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Caring for someone with anorexia nervosa is distressing.
To gain a detailed understanding of carers' illness models and caregiving experiences.
Qualitative analysis and computerised text analysis were conducted on narratives written by parents as part of a family intervention at a specialist in-patient unit (20 mothers, 20 fathers)
Themes concerned illness perceptions, impact on the family and carers' emotional, cognitive and behavioural responses towards the illness. Parents perceived anorexia nervosa to be chronic and disabling. Carers blamed themselves as contributing to the illness and perceived themselves as helpless in promoting recovery. Mothers illustrated an intense emotional response, whereas fathers produced a more cognitive and detached account.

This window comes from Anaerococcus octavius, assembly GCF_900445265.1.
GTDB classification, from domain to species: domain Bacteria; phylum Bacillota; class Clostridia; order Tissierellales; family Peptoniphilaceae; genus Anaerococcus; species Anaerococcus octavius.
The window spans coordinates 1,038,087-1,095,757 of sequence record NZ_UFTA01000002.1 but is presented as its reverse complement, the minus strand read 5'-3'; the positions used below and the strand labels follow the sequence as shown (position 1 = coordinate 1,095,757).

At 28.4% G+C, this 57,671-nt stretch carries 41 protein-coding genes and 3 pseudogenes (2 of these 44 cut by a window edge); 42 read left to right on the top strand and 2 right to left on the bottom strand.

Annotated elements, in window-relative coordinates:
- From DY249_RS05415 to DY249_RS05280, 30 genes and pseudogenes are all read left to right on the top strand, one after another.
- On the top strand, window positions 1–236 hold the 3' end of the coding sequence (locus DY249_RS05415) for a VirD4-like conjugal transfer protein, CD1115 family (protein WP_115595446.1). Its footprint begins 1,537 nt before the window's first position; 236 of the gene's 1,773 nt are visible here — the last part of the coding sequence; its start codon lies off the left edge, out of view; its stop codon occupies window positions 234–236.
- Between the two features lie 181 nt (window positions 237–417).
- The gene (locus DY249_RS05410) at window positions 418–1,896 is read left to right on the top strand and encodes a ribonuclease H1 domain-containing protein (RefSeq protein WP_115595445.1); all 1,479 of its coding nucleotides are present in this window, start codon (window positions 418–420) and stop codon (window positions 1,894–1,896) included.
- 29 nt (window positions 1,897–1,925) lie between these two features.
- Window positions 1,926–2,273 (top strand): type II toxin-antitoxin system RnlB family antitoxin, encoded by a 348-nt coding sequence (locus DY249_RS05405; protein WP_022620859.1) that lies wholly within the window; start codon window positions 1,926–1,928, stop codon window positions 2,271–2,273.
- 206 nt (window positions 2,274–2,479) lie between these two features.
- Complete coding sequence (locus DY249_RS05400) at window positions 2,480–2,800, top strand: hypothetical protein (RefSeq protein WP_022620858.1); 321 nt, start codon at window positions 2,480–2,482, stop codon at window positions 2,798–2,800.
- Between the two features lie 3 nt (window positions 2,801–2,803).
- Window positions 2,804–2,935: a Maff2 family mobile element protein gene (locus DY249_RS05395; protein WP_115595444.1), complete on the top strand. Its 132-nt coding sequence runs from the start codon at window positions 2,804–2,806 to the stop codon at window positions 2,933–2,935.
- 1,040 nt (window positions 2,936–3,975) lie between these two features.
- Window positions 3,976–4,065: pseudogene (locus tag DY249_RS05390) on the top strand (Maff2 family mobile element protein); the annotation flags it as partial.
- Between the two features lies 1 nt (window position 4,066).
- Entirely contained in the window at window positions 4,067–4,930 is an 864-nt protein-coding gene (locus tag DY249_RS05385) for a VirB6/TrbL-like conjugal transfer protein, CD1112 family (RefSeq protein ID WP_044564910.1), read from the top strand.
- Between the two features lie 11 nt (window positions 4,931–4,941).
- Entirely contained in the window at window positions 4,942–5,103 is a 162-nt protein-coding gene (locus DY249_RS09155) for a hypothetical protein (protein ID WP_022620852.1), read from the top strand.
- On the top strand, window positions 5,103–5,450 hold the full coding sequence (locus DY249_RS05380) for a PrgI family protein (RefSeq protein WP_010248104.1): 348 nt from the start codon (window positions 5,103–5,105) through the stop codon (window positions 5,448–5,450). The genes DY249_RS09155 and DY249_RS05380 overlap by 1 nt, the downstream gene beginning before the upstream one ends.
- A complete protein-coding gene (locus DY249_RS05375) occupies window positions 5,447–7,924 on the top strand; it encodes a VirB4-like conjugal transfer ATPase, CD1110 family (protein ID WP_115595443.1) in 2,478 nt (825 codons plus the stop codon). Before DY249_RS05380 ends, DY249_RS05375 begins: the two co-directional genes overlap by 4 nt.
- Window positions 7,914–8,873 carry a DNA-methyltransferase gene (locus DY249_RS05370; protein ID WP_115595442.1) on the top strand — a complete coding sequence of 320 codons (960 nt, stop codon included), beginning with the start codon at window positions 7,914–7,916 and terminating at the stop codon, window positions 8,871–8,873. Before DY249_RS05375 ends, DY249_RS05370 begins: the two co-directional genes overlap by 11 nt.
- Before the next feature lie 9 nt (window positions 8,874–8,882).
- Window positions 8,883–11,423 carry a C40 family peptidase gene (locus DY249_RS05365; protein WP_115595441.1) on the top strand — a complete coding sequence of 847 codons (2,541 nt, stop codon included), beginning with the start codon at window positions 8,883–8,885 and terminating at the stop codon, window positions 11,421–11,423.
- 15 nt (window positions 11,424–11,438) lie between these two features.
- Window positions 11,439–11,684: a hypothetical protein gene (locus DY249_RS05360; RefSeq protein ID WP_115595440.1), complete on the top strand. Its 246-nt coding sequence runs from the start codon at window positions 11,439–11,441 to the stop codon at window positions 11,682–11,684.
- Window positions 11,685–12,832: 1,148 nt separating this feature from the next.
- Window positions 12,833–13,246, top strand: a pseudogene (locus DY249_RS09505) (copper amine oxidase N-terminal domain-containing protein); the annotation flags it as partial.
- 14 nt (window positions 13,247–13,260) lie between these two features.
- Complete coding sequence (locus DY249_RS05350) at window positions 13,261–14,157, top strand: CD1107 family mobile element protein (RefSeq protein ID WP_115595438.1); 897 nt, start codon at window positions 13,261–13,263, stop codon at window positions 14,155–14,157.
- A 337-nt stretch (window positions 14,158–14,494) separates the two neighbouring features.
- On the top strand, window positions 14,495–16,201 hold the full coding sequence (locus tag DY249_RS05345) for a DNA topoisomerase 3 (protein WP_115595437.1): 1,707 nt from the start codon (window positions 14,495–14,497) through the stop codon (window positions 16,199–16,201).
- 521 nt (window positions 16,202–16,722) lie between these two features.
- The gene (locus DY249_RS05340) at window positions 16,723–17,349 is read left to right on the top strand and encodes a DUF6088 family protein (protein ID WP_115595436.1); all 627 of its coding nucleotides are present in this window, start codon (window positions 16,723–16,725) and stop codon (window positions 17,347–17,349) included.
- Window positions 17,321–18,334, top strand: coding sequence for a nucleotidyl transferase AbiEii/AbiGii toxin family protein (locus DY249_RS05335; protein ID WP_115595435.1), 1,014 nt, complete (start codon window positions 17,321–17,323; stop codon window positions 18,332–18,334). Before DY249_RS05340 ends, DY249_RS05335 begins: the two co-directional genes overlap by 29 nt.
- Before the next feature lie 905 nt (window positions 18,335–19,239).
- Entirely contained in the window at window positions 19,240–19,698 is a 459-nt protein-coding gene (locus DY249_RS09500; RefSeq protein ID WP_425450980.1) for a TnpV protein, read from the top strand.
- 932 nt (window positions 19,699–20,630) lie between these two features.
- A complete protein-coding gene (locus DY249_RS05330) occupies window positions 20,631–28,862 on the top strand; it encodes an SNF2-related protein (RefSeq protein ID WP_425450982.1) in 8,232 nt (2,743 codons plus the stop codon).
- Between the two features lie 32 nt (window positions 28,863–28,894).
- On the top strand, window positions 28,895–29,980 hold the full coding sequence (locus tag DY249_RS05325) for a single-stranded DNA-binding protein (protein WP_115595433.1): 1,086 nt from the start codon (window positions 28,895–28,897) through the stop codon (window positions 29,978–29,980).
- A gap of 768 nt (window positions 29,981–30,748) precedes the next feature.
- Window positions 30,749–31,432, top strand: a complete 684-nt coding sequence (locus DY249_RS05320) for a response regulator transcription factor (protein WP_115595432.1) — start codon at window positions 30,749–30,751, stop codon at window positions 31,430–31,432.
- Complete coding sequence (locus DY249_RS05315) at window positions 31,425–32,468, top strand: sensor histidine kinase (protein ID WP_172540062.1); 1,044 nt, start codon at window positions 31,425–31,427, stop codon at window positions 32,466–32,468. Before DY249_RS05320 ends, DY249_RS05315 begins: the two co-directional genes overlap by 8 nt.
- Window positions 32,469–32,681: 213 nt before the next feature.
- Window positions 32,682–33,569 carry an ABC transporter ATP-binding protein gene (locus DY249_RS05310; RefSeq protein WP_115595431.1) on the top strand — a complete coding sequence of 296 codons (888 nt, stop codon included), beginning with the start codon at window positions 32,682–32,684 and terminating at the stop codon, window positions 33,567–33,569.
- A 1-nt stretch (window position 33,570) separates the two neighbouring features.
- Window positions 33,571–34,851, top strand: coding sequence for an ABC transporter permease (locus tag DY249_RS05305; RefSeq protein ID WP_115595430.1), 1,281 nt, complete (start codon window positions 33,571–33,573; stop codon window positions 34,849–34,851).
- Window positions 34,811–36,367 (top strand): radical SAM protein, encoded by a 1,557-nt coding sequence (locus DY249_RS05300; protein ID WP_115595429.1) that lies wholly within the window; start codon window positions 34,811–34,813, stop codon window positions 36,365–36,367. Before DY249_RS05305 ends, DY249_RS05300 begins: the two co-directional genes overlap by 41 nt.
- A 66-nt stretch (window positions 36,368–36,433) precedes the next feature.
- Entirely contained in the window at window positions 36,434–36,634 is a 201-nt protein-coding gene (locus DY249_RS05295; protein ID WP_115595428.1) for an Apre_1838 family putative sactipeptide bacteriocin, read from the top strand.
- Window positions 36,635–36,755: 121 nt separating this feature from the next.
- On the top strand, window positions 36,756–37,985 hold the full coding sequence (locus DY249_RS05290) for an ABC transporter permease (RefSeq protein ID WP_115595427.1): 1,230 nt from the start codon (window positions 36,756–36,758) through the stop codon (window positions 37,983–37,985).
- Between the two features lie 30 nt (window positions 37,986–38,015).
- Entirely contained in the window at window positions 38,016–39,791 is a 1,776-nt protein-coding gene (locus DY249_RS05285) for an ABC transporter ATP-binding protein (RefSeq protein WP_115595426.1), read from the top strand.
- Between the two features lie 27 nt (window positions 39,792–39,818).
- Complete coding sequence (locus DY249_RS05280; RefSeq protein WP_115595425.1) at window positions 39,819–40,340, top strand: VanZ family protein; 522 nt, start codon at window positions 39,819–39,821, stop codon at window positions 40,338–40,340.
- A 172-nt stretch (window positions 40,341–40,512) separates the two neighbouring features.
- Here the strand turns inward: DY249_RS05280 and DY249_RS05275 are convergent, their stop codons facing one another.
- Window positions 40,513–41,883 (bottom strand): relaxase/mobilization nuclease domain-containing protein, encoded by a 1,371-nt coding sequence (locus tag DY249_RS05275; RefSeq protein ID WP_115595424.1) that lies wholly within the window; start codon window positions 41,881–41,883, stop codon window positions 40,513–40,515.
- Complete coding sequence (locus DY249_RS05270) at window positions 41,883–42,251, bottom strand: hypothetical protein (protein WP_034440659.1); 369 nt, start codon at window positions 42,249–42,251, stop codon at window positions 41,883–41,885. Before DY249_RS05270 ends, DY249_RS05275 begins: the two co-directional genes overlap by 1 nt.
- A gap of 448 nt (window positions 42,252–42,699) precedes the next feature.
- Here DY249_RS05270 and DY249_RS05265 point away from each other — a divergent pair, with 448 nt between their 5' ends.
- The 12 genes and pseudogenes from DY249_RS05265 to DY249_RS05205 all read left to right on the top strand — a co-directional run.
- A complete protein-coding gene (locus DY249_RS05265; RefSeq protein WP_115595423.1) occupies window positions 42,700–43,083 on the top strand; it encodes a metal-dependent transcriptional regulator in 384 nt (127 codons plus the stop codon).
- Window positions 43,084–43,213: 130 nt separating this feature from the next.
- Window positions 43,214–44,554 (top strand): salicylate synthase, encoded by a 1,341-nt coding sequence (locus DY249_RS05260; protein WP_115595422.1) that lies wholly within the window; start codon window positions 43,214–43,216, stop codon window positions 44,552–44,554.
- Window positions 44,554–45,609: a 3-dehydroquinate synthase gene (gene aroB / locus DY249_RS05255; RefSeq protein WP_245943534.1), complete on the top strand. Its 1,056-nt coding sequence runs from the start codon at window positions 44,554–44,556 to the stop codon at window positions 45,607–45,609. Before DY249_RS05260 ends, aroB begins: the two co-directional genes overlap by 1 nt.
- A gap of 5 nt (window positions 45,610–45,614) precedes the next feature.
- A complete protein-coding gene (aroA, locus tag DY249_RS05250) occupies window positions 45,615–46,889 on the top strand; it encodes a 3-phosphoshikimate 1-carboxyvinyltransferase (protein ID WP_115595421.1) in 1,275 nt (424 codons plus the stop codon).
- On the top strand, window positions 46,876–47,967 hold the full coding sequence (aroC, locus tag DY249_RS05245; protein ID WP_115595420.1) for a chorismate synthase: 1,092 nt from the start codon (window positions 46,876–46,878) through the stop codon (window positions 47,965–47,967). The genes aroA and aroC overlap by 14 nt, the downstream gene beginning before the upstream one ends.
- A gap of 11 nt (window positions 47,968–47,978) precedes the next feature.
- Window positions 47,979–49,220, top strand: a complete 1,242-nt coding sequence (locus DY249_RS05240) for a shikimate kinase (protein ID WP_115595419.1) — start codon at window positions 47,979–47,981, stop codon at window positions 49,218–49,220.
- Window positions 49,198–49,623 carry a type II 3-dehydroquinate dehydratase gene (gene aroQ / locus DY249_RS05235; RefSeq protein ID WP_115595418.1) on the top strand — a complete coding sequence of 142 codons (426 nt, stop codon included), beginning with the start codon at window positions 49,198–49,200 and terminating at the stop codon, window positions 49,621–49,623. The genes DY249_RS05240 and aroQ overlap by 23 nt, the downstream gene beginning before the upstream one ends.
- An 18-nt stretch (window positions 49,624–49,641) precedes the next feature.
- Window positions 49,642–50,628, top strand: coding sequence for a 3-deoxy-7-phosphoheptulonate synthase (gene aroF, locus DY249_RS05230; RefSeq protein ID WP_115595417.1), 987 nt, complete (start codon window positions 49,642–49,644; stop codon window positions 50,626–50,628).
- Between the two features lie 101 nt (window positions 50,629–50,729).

Part of the distress in living with anorexia nervosa may be explained by unhelpful assumptions and maladaptive responses to the illness. Training parents in skills to manage the illness may improve outcome by reducing interpersonal maintaining factors.
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